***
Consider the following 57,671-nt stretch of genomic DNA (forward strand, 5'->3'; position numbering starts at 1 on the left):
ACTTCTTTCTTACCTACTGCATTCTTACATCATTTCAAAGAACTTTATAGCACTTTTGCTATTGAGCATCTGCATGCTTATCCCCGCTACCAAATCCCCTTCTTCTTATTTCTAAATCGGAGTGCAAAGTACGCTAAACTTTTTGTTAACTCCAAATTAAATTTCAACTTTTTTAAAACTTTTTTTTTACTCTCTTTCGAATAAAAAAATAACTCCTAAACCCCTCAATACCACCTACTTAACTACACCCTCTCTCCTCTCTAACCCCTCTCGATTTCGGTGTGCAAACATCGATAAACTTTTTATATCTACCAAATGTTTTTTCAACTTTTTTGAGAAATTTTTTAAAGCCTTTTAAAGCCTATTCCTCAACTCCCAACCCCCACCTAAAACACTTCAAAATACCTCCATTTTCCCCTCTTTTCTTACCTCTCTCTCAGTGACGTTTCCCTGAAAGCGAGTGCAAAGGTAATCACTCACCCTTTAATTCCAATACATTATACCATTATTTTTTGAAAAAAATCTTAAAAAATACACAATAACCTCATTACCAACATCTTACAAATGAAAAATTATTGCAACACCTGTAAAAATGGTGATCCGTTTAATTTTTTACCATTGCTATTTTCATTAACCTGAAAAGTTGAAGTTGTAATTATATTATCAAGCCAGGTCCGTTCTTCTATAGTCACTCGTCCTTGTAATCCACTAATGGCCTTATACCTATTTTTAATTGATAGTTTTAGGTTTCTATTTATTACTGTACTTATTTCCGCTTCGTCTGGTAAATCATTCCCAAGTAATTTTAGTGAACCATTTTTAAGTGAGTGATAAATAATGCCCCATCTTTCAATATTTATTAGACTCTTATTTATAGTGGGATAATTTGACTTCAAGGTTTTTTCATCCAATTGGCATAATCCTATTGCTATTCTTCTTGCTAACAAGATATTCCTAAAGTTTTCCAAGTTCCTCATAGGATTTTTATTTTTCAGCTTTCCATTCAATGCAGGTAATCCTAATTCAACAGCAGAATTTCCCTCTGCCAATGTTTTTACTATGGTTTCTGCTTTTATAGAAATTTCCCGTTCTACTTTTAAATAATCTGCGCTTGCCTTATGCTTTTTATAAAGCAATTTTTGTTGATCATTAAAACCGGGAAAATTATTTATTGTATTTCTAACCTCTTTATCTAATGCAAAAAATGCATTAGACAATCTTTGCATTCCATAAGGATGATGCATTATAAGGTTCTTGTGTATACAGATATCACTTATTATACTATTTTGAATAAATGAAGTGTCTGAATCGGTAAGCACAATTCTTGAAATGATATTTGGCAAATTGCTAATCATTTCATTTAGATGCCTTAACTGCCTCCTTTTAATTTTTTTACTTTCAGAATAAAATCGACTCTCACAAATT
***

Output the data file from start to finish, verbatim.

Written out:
Consider the following 57,671-nt stretch of genomic DNA (forward strand, 5'->3'; position numbering starts at 1 on the left):
ACTTCTTTCTTACCTACTGCATTCTTACATCATTTCAAAGAACTTTATAGCACTTTTGCTATTGAGCATCTGCATGCTTATCCCCGCTACCAAATCCCCTTCTTCTTATTTCTAAATCGGAGTGCAAAGTACGCTAAACTTTTTGTTAACTCCAAATTAAATTTCAACTTTTTTAAAACTTTTTTTTTACTCTCTTTCGAATAAAAAAATAACTCCTAAACCCCTCAATACCACCTACTTAACTACACCCTCTCTCCTCTCTAACCCCTCTCGATTTCGGTGTGCAAACATCGATAAACTTTTTATATCTACCAAATGTTTTTTCAACTTTTTTGAGAAATTTTTTAAAGCCTTTTAAAGCCTATTCCTCAACTCCCAACCCCCACCTAAAACACTTCAAAATACCTCCATTTTCCCCTCTTTTCTTACCTCTCTCTCAGTGACGTTTCCCTGAAAGCGAGTGCAAAGGTAATCACTCACCCTTTAATTCCAATACATTATACCATTATTTTTTGAAAAAAATCTTAAAAAATACACAATAACCTCATTACCAACATCTTACAAATGAAAAATTATTGCAACACCTGTAAAAATGGTGATCCGTTTAATTTTTTACCATTGCTATTTTCATTAACCTGAAAAGTTGAAGTTGTAATTATATTATCAAGCCAGGTCCGTTCTTCTATAGTCACTCGTCCTTGTAATCCACTAATGGCCTTATACCTATTTTTAATTGATAGTTTTAGGTTTCTATTTATTACTGTACTTATTTCCGCTTCGTCTGGTAAATCATTCCCAAGTAATTTTAGTGAACCATTTTTAAGTGAGTGATAAATAATGCCCCATCTTTCAATATTTATTAGACTCTTATTTATAGTGGGATAATTTGACTTCAAGGTTTTTTCATCCAATTGGCATAATCCTATTGCTATTCTTCTTGCTAACAAGATATTCCTAAAGTTTTCCAAGTTCCTCATAGGATTTTTATTTTTCAGCTTTCCATTCAATGCAGGTAATCCTAATTCAACAGCAGAATTTCCCTCTGCCAATGTTTTTACTATGGTTTCTGCTTTTATAGAAATTTCCCGTTCTACTTTTAAATAATCTGCGCTTGCCTTATGCTTTTTATAAAGCAATTTTTGTTGATCATTAAAACCGGGAAAATTATTTATTGTATTTCTAACCTCTTTATCTAATGCAAAAAATGCATTAGACAATCTTTGCATTCCATAAGGATGATGCATTATAAGGTTCTTGTGTATACAGATATCACTTATTATACTATTTTGAATAAATGAAGTGTCTGAATCGGTAAGCACAATTCTTGAAATGATATTTGGCAAATTGCTAATCATTTCATTTAGATGCCTTAACTGCCTCCTTTTAATTTTTTTACTTTCAGAATAAAATCGACTCTCACAAATT